Anna. C. Gemmell, Simon. Puttick, Kris. Thurecht*


Centre for Advanced Imaging and Australian Institute for Bioengineering and Nanotechnology,
The University of Queensland
Brisbane, Queensland, Australia


 The development of ‘smart’ nanomedicines capable of visualising stimuli-responsive delivery of therapeutics continues to provide a promising outlook for the future treatment of cancer. Advances in in vivo molecular imaging technology, such as MRI, PET and optical imaging, have increased our ability to successfully visualise and monitor the delivery and effect of nanomedicines in the body. However, understanding the fate of these nanomaterials in delivering therapeutic agents homogenously across a heterogeneous tumour mass in vivo remains largely unknown.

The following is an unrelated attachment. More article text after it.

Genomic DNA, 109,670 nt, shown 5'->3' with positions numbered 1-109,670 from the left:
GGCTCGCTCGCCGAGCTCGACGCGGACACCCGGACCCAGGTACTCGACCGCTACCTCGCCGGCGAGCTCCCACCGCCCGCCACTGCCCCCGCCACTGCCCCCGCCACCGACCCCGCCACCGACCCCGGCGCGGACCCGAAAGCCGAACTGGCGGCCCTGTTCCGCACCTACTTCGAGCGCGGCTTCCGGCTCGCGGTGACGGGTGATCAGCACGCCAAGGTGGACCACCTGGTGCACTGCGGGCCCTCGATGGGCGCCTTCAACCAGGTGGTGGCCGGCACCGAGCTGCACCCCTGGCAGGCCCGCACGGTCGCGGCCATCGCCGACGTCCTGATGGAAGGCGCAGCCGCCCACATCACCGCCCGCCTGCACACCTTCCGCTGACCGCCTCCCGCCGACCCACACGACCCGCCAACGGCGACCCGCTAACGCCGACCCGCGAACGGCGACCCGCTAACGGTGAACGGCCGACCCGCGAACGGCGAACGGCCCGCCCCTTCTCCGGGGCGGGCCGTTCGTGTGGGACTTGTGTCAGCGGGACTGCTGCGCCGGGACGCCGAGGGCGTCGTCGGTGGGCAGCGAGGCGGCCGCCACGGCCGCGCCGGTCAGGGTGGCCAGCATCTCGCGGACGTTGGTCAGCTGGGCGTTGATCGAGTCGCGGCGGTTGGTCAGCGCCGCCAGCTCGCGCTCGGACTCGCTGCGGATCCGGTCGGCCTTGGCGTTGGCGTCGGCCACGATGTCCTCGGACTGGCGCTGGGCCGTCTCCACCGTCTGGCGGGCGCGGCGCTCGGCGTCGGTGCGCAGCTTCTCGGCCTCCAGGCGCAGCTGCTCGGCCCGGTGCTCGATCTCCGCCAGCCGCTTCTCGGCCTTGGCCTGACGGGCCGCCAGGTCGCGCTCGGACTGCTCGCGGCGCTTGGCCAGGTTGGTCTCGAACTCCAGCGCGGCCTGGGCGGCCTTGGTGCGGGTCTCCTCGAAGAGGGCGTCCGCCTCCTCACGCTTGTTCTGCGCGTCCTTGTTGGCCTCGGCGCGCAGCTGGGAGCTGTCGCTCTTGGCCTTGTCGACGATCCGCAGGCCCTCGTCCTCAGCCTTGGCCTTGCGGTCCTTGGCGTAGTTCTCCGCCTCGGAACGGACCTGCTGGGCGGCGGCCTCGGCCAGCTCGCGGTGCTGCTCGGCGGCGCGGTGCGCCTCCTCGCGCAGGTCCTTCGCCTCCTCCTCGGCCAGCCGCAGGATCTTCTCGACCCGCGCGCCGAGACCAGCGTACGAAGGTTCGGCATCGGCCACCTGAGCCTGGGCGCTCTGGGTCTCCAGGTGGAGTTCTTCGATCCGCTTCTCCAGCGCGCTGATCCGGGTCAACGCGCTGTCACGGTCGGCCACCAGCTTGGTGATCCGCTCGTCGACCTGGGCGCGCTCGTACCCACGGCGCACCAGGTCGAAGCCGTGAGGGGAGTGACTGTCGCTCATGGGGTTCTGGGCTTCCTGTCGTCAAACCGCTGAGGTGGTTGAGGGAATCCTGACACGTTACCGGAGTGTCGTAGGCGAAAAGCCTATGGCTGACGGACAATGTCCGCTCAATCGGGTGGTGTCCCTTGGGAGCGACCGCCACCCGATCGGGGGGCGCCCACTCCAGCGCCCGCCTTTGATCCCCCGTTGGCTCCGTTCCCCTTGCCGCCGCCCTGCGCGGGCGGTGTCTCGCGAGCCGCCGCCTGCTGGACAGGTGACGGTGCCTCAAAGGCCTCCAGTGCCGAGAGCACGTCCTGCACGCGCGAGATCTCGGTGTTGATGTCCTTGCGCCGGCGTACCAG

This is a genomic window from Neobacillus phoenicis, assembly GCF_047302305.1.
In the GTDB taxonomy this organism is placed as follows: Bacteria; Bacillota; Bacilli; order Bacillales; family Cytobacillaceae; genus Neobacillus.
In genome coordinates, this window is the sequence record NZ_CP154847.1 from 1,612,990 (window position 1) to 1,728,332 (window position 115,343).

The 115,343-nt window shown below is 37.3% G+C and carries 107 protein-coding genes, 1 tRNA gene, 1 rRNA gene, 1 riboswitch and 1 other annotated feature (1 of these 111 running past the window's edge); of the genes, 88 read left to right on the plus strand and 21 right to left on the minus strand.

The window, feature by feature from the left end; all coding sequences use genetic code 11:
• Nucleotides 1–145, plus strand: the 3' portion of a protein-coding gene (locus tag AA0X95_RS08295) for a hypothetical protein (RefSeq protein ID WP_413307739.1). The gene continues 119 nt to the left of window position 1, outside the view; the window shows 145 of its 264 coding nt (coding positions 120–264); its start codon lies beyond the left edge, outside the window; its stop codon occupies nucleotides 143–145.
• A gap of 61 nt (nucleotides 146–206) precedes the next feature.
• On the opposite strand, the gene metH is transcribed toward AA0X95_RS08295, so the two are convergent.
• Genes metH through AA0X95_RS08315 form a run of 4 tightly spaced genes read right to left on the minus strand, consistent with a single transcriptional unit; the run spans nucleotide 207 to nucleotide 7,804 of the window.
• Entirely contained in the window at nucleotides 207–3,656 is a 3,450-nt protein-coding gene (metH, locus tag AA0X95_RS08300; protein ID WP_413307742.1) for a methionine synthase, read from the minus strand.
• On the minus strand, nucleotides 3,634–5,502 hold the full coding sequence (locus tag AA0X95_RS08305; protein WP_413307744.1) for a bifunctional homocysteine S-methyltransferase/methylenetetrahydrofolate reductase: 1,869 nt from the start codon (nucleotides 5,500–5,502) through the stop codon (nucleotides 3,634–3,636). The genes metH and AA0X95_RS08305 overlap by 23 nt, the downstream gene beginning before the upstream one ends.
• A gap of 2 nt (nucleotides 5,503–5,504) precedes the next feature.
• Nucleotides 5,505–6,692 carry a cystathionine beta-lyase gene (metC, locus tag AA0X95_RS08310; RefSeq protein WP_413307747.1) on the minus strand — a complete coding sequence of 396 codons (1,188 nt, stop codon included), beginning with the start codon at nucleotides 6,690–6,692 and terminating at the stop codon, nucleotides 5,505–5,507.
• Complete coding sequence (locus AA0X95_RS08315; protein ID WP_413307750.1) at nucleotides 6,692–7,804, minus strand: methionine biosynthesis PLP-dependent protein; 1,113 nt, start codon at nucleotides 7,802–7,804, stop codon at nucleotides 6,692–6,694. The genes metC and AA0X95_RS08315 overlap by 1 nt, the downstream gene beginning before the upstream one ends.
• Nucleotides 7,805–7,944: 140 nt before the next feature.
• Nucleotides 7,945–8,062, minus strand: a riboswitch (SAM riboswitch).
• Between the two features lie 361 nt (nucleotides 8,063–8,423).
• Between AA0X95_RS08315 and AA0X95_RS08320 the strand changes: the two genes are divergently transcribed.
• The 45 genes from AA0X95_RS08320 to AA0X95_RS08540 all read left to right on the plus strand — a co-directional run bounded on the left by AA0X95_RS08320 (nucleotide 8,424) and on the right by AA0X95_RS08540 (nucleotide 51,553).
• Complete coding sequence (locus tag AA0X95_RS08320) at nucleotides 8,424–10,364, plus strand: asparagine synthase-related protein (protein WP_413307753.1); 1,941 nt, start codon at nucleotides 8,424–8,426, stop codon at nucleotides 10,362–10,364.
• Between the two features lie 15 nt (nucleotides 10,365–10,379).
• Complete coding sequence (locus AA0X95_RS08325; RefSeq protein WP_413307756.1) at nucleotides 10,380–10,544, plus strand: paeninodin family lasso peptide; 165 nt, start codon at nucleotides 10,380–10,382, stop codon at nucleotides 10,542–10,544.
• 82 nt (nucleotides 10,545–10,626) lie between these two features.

Recently, an alternative in vivo imaging technique, optoacoustic imaging (OI), has been shown to reveal important pharmacokinetic and pharmacodynamic information about nanomedicines1. By combining the high contrast of optical imaging and the high resolution of ultrasound, OI is an emerging technique that surpasses the capabilities of its constituent techniques providing superior deep tissue imaging through sensitive detection of both endogenous and exogenous probes. As has been previously demonstrated2, OI is also capable of monitoring molecular interactions through incorporation of an appropriate donor-acceptor FRET pair. Here we report on the development of novel polymeric assemblies through the synthesis of a dual stimuli-responsive amphiphilic crosslinked polymer micelle using RAFT polymerisation. This micelle was subsequently loaded with doxorubicin for cancer therapy and labelled with an optoacoustic FRET pair responsive to cell-death biomarkers, thus enabling visualisation and real-time monitoring of nanocarrier delivery, uptake and therapeutic effect in tumour tissue. Release of the drug from the micelle is enhanced through cleavage of disulfide crosslinkers, while the subsequent therapeutic effect is monitored through the evolution of an optoacoustic response as a result of FRET that arises following degradation of the nanostructure through a caspase-3-cleavable (DEVD) peptide sequence.